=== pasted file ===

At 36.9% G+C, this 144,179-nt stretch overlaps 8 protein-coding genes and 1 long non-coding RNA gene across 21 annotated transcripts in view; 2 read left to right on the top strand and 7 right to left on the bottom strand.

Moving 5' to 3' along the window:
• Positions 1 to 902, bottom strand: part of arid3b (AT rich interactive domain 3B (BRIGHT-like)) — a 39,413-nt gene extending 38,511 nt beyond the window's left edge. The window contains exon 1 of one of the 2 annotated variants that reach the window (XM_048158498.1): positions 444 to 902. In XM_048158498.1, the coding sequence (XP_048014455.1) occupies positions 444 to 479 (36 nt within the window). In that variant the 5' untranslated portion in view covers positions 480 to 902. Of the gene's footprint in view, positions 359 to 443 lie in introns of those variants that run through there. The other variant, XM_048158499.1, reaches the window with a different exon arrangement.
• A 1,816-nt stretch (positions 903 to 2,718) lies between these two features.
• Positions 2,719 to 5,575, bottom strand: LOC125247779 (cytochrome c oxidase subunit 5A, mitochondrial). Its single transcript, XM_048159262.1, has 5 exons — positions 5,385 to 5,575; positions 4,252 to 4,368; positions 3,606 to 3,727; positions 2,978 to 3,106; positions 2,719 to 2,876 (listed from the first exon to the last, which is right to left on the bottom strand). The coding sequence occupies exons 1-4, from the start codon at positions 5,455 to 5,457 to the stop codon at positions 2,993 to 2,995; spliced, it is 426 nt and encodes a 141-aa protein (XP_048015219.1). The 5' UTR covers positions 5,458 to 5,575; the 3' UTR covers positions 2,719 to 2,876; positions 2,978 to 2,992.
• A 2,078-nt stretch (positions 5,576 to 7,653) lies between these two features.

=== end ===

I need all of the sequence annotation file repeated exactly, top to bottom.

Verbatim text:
At 36.9% G+C, this 144,179-nt stretch overlaps 8 protein-coding genes and 1 long non-coding RNA gene across 21 annotated transcripts in view; 2 read left to right on the top strand and 7 right to left on the bottom strand.

Moving 5' to 3' along the window:
• Positions 1 to 902, bottom strand: part of arid3b (AT rich interactive domain 3B (BRIGHT-like)) — a 39,413-nt gene extending 38,511 nt beyond the window's left edge. The window contains exon 1 of one of the 2 annotated variants that reach the window (XM_048158498.1): positions 444 to 902. In XM_048158498.1, the coding sequence (XP_048014455.1) occupies positions 444 to 479 (36 nt within the window). In that variant the 5' untranslated portion in view covers positions 480 to 902. Of the gene's footprint in view, positions 359 to 443 lie in introns of those variants that run through there. The other variant, XM_048158499.1, reaches the window with a different exon arrangement.
• A 1,816-nt stretch (positions 903 to 2,718) lies between these two features.
• Positions 2,719 to 5,575, bottom strand: LOC125247779 (cytochrome c oxidase subunit 5A, mitochondrial). Its single transcript, XM_048159262.1, has 5 exons — positions 5,385 to 5,575; positions 4,252 to 4,368; positions 3,606 to 3,727; positions 2,978 to 3,106; positions 2,719 to 2,876 (listed from the first exon to the last, which is right to left on the bottom strand). The coding sequence occupies exons 1-4, from the start codon at positions 5,455 to 5,457 to the stop codon at positions 2,993 to 2,995; spliced, it is 426 nt and encodes a 141-aa protein (XP_048015219.1). The 5' UTR covers positions 5,458 to 5,575; the 3' UTR covers positions 2,719 to 2,876; positions 2,978 to 2,992.
• A 2,078-nt stretch (positions 5,576 to 7,653) lies between these two features.